Temperatures Hit Record at Dulles; Tied at BWI, National | NBC4 Washington

Temperatures Hit Record at Dulles; Tied at BWI, National

At 3 p.m., the heat index at National Airport was at 112 degrees

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    NEWSLETTERS

    News 4's Meagan Fitzgerald looks at the various steps Metro and its riders took Monday during the heat emergency. (Published Monday, July 25, 2016)

    The severe weather for the D.C. area has passed, dropping temperatures nearly 20 degrees in some areas. It brought some relief to a region that saw record temperatures on Monday.

    Storm Team4 said the official temperature at Reagan National Airport hit 100 degrees, tying a record high set in 1930. That record has been matched in other years.

    A record high of 100 degrees for this day was set at Dulles International Airport in Chantilly, Virginia, breaking the previous record of 98 degrees in 2010.

    Meteorologists said BWI airport in Linthicum, Maryland, tied 2010's record daily high of 100 degrees.

    Storm Team4 said 90 degrees and higher will continue throughout the rest of the week. There may be a break next Monday, but the heatwave is expected to continue.

    How to Spot Heat Exhaustion and Stroke

    Officials throughout the area are warning residents to lookout for the potential warning signs of heat exhaustion and heat stroke.

    According to the Centers for Disease Control and Prevention, muscle cramping might be the first sign of a heat-related illness.

    Signs of heat exhaustion include:

    • Heavy sweating 
    • Weakness 
    • Cold, pale and clammy skin 
    • Fast, weak pulse 
    • Nausea or vomiting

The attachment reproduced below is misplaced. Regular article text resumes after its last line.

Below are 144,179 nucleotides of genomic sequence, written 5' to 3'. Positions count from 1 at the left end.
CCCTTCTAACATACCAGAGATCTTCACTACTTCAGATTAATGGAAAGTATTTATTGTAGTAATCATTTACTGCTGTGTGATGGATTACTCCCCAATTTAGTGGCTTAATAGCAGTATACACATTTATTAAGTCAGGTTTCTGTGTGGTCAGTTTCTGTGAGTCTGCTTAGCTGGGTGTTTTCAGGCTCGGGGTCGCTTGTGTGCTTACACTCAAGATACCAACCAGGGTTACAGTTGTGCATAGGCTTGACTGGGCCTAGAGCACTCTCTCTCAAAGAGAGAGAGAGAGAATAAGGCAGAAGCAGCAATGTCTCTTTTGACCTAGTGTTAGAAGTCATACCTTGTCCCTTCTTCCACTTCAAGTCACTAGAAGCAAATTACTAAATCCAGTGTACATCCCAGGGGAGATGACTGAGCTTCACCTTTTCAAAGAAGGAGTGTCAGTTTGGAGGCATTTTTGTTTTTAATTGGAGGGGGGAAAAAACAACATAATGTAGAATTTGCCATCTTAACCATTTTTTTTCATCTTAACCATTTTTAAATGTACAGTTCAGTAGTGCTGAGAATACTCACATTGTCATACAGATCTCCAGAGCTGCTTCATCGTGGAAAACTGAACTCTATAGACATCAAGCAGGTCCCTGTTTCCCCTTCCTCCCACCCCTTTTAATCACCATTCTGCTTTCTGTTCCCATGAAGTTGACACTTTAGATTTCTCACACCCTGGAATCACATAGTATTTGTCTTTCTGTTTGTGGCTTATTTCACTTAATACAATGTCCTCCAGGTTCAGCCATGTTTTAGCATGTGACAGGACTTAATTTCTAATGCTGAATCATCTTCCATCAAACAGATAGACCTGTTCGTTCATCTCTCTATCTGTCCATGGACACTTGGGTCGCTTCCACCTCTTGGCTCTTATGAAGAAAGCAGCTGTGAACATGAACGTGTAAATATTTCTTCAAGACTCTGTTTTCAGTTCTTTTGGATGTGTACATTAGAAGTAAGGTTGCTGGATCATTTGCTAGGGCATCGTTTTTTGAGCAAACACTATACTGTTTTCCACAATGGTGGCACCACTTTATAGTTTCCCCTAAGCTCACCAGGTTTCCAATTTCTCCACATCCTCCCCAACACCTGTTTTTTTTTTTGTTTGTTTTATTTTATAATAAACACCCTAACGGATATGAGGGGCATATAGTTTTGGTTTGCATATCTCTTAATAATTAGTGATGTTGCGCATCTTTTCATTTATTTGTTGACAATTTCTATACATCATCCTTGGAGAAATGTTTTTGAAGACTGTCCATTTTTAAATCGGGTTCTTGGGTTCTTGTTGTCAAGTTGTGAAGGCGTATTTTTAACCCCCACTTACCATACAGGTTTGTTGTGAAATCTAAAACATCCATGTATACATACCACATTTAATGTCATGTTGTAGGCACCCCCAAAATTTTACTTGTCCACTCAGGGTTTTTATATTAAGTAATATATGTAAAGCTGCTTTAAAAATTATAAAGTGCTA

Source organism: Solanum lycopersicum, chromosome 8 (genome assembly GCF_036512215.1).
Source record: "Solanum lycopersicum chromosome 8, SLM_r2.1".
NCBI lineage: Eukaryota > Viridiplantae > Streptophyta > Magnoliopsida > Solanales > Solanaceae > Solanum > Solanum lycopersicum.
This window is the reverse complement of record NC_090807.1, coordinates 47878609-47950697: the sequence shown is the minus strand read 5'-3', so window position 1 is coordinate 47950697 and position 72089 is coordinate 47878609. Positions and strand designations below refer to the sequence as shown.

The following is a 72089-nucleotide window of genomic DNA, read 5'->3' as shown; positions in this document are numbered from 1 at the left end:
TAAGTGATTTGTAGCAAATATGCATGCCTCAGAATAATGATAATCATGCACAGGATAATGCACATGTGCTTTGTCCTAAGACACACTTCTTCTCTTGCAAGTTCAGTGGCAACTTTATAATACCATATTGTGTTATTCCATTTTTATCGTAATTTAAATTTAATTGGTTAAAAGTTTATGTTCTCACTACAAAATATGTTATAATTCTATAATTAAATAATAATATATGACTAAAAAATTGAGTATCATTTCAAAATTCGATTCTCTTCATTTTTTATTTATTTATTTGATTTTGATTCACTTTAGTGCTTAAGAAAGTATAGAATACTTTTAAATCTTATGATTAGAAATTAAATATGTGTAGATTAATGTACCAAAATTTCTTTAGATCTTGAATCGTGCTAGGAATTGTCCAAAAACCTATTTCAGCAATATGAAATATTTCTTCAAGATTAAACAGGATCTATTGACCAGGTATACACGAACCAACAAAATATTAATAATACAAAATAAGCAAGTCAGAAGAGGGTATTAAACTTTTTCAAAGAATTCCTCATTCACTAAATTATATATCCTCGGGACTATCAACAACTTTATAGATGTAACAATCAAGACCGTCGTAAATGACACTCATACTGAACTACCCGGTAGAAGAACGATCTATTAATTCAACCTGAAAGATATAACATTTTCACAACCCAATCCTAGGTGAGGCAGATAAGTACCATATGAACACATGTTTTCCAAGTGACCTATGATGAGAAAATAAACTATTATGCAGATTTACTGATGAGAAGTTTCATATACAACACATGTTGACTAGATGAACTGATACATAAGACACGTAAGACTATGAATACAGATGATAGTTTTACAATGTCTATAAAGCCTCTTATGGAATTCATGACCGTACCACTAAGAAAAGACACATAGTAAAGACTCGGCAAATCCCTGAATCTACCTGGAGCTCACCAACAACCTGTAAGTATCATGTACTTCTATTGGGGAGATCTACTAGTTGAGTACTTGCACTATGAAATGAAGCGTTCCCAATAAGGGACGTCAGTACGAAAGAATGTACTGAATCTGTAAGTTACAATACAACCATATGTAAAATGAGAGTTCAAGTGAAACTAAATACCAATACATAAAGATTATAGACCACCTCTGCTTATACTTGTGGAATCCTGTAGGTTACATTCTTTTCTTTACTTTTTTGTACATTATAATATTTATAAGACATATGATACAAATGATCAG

• Fainting

    What to do:

    • Move to a cooler location. 
    • Lie down and loosen your clothing. 
    • Apply cool, wet cloths to as much of your body as possible. 
    • Sip water.
    • If you have vomited and it continues, seek medical attention immediately.

    Signs of heat stroke include:

    • High body temperature (above 103°F)* 
    • Hot, red, dry or moist skin 
    • Rapid and strong pulse 
    • Possible unconsciousness

    What to do:

    • Call 911 immediately — this is a medical emergency. 
    • Move the person to a cooler environment. 
    • Reduce the person's body temperature with cool cloths or even a bath. 
    • Do NOT give fluids.
    How to Stay Cool

    Pools, spray parks and cooling centers are open throughout the region to help residents cool off.

    Staying inside, drinking lots of water and staying away from strenuous exercise during the hottest hours of the day are some other ways to keep cool. See 6 tips for staying cool here.

    The Washington Humane Society asks pet owners (and those who became new pet owners Saturday during Clear the Shelters) to keep their pets in cooler areas -- indoors or in the shade -- and to keep their pets hydrated.

    Pepco issued a statement assuring its customers that they are equipped to handle any problems that come with the heat wave. To reduce heat inside of homes, Pepco encourages customers to turn off or unplug unnecessary lighting or appliances and to keep doors and curtains shut while the AC is on.

     


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